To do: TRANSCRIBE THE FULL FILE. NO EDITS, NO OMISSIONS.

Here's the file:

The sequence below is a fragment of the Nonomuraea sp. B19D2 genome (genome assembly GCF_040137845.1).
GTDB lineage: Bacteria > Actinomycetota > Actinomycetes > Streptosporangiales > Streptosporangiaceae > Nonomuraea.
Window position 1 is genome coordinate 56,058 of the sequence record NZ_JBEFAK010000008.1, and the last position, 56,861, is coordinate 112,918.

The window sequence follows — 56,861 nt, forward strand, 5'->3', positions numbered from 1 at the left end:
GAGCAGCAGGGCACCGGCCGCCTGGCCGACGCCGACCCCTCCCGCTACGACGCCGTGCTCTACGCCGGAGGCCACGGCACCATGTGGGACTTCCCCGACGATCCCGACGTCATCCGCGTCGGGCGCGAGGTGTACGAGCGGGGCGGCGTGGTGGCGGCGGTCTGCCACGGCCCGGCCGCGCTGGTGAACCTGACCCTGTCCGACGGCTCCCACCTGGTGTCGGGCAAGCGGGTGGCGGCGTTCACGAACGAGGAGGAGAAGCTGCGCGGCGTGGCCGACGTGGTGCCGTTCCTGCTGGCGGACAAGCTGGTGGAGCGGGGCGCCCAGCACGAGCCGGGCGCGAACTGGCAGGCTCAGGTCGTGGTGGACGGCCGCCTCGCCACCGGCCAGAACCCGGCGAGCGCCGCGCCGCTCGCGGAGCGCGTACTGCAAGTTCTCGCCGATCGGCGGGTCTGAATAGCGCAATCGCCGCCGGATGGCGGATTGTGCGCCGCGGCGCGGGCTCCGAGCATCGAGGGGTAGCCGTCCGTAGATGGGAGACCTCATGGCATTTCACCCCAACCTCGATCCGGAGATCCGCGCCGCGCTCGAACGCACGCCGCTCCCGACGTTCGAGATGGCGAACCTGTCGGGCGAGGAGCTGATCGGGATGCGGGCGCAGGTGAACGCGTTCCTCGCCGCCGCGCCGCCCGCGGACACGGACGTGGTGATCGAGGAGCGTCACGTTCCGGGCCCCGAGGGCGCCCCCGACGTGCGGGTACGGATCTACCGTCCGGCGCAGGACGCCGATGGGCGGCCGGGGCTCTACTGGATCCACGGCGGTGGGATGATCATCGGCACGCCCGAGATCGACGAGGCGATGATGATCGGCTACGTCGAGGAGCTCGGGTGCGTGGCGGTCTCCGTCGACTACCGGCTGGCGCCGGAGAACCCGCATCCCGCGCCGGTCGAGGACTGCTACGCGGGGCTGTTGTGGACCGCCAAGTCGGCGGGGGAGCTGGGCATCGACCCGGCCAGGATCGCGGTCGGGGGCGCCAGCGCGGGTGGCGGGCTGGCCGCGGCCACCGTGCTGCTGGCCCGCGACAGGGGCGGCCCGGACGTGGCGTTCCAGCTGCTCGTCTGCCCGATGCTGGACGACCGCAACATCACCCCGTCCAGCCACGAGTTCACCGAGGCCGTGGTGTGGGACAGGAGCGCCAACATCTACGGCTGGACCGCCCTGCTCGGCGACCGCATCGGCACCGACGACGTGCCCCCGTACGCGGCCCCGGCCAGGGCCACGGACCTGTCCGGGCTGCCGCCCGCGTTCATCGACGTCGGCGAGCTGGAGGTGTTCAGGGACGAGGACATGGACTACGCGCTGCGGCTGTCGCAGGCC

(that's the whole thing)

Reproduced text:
The sequence below is a fragment of the Nonomuraea sp. B19D2 genome (genome assembly GCF_040137845.1).
GTDB lineage: Bacteria > Actinomycetota > Actinomycetes > Streptosporangiales > Streptosporangiaceae > Nonomuraea.
Window position 1 is genome coordinate 56,058 of the sequence record NZ_JBEFAK010000008.1, and the last position, 56,861, is coordinate 112,918.

The window sequence follows — 56,861 nt, forward strand, 5'->3', positions numbered from 1 at the left end:
GAGCAGCAGGGCACCGGCCGCCTGGCCGACGCCGACCCCTCCCGCTACGACGCCGTGCTCTACGCCGGAGGCCACGGCACCATGTGGGACTTCCCCGACGATCCCGACGTCATCCGCGTCGGGCGCGAGGTGTACGAGCGGGGCGGCGTGGTGGCGGCGGTCTGCCACGGCCCGGCCGCGCTGGTGAACCTGACCCTGTCCGACGGCTCCCACCTGGTGTCGGGCAAGCGGGTGGCGGCGTTCACGAACGAGGAGGAGAAGCTGCGCGGCGTGGCCGACGTGGTGCCGTTCCTGCTGGCGGACAAGCTGGTGGAGCGGGGCGCCCAGCACGAGCCGGGCGCGAACTGGCAGGCTCAGGTCGTGGTGGACGGCCGCCTCGCCACCGGCCAGAACCCGGCGAGCGCCGCGCCGCTCGCGGAGCGCGTACTGCAAGTTCTCGCCGATCGGCGGGTCTGAATAGCGCAATCGCCGCCGGATGGCGGATTGTGCGCCGCGGCGCGGGCTCCGAGCATCGAGGGGTAGCCGTCCGTAGATGGGAGACCTCATGGCATTTCACCCCAACCTCGATCCGGAGATCCGCGCCGCGCTCGAACGCACGCCGCTCCCGACGTTCGAGATGGCGAACCTGTCGGGCGAGGAGCTGATCGGGATGCGGGCGCAGGTGAACGCGTTCCTCGCCGCCGCGCCGCCCGCGGACACGGACGTGGTGATCGAGGAGCGTCACGTTCCGGGCCCCGAGGGCGCCCCCGACGTGCGGGTACGGATCTACCGTCCGGCGCAGGACGCCGATGGGCGGCCGGGGCTCTACTGGATCCACGGCGGTGGGATGATCATCGGCACGCCCGAGATCGACGAGGCGATGATGATCGGCTACGTCGAGGAGCTCGGGTGCGTGGCGGTCTCCGTCGACTACCGGCTGGCGCCGGAGAACCCGCATCCCGCGCCGGTCGAGGACTGCTACGCGGGGCTGTTGTGGACCGCCAAGTCGGCGGGGGAGCTGGGCATCGACCCGGCCAGGATCGCGGTCGGGGGCGCCAGCGCGGGTGGCGGGCTGGCCGCGGCCACCGTGCTGCTGGCCCGCGACAGGGGCGGCCCGGACGTGGCGTTCCAGCTGCTCGTCTGCCCGATGCTGGACGACCGCAACATCACCCCGTCCAGCCACGAGTTCACCGAGGCCGTGGTGTGGGACAGGAGCGCCAACATCTACGGCTGGACCGCCCTGCTCGGCGACCGCATCGGCACCGACGACGTGCCCCCGTACGCGGCCCCGGCCAGGGCCACGGACCTGTCCGGGCTGCCGCCCGCGTTCATCGACGTCGGCGAGCTGGAGGTGTTCAGGGACGAGGACATGGACTACGCGCTGCGGCTGTCGCAGGCC